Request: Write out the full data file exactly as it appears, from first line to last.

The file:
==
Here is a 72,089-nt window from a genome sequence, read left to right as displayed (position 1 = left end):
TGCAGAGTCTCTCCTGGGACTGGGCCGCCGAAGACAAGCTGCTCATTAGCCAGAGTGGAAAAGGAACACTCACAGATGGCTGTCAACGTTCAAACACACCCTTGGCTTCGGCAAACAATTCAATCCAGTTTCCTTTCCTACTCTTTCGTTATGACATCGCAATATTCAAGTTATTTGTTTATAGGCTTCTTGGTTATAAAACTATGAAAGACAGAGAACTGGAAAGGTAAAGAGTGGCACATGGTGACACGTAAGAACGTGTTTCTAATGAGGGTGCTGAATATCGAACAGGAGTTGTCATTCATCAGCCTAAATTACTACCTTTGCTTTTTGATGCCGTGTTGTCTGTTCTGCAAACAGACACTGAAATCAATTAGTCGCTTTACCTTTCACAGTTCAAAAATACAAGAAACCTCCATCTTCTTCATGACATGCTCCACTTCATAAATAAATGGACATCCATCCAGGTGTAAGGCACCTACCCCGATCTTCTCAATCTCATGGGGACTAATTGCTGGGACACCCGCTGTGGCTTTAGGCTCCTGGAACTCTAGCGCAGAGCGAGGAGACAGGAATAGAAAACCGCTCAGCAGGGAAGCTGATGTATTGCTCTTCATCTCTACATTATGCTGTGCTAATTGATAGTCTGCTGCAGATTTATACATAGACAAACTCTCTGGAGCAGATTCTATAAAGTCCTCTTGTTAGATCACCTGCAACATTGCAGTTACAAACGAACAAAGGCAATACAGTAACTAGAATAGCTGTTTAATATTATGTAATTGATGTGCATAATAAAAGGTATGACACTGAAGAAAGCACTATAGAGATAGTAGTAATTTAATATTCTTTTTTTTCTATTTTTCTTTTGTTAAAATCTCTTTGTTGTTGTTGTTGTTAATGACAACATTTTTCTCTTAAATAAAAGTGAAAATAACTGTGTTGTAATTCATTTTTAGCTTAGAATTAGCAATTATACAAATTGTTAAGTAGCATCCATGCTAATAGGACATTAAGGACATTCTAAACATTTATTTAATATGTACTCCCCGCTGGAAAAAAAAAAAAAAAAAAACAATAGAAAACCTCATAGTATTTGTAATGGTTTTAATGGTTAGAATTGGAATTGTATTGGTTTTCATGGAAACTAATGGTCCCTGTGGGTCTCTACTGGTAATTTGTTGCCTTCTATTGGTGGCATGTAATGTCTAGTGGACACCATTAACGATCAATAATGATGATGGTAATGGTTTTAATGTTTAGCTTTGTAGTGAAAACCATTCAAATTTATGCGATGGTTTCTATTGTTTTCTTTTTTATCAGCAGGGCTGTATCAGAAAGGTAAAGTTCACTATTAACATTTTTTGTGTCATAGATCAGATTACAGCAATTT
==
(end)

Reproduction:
Here is a 72,089-nt window from a genome sequence, read left to right as displayed (position 1 = left end):
TGCAGAGTCTCTCCTGGGACTGGGCCGCCGAAGACAAGCTGCTCATTAGCCAGAGTGGAAAAGGAACACTCACAGATGGCTGTCAACGTTCAAACACACCCTTGGCTTCGGCAAACAATTCAATCCAGTTTCCTTTCCTACTCTTTCGTTATGACATCGCAATATTCAAGTTATTTGTTTATAGGCTTCTTGGTTATAAAACTATGAAAGACAGAGAACTGGAAAGGTAAAGAGTGGCACATGGTGACACGTAAGAACGTGTTTCTAATGAGGGTGCTGAATATCGAACAGGAGTTGTCATTCATCAGCCTAAATTACTACCTTTGCTTTTTGATGCCGTGTTGTCTGTTCTGCAAACAGACACTGAAATCAATTAGTCGCTTTACCTTTCACAGTTCAAAAATACAAGAAACCTCCATCTTCTTCATGACATGCTCCACTTCATAAATAAATGGACATCCATCCAGGTGTAAGGCACCTACCCCGATCTTCTCAATCTCATGGGGACTAATTGCTGGGACACCCGCTGTGGCTTTAGGCTCCTGGAACTCTAGCGCAGAGCGAGGAGACAGGAATAGAAAACCGCTCAGCAGGGAAGCTGATGTATTGCTCTTCATCTCTACATTATGCTGTGCTAATTGATAGTCTGCTGCAGATTTATACATAGACAAACTCTCTGGAGCAGATTCTATAAAGTCCTCTTGTTAGATCACCTGCAACATTGCAGTTACAAACGAACAAAGGCAATACAGTAACTAGAATAGCTGTTTAATATTATGTAATTGATGTGCATAATAAAAGGTATGACACTGAAGAAAGCACTATAGAGATAGTAGTAATTTAATATTCTTTTTTTTCTATTTTTCTTTTGTTAAAATCTCTTTGTTGTTGTTGTTGTTAATGACAACATTTTTCTCTTAAATAAAAGTGAAAATAACTGTGTTGTAATTCATTTTTAGCTTAGAATTAGCAATTATACAAATTGTTAAGTAGCATCCATGCTAATAGGACATTAAGGACATTCTAAACATTTATTTAATATGTACTCCCCGCTGGAAAAAAAAAAAAAAAAAAACAATAGAAAACCTCATAGTATTTGTAATGGTTTTAATGGTTAGAATTGGAATTGTATTGGTTTTCATGGAAACTAATGGTCCCTGTGGGTCTCTACTGGTAATTTGTTGCCTTCTATTGGTGGCATGTAATGTCTAGTGGACACCATTAACGATCAATAATGATGATGGTAATGGTTTTAATGTTTAGCTTTGTAGTGAAAACCATTCAAATTTATGCGATGGTTTCTATTGTTTTCTTTTTTATCAGCAGGGCTGTATCAGAAAGGTAAAGTTCACTATTAACATTTTTTGTGTCATAGATCAGATTACAGCAATTT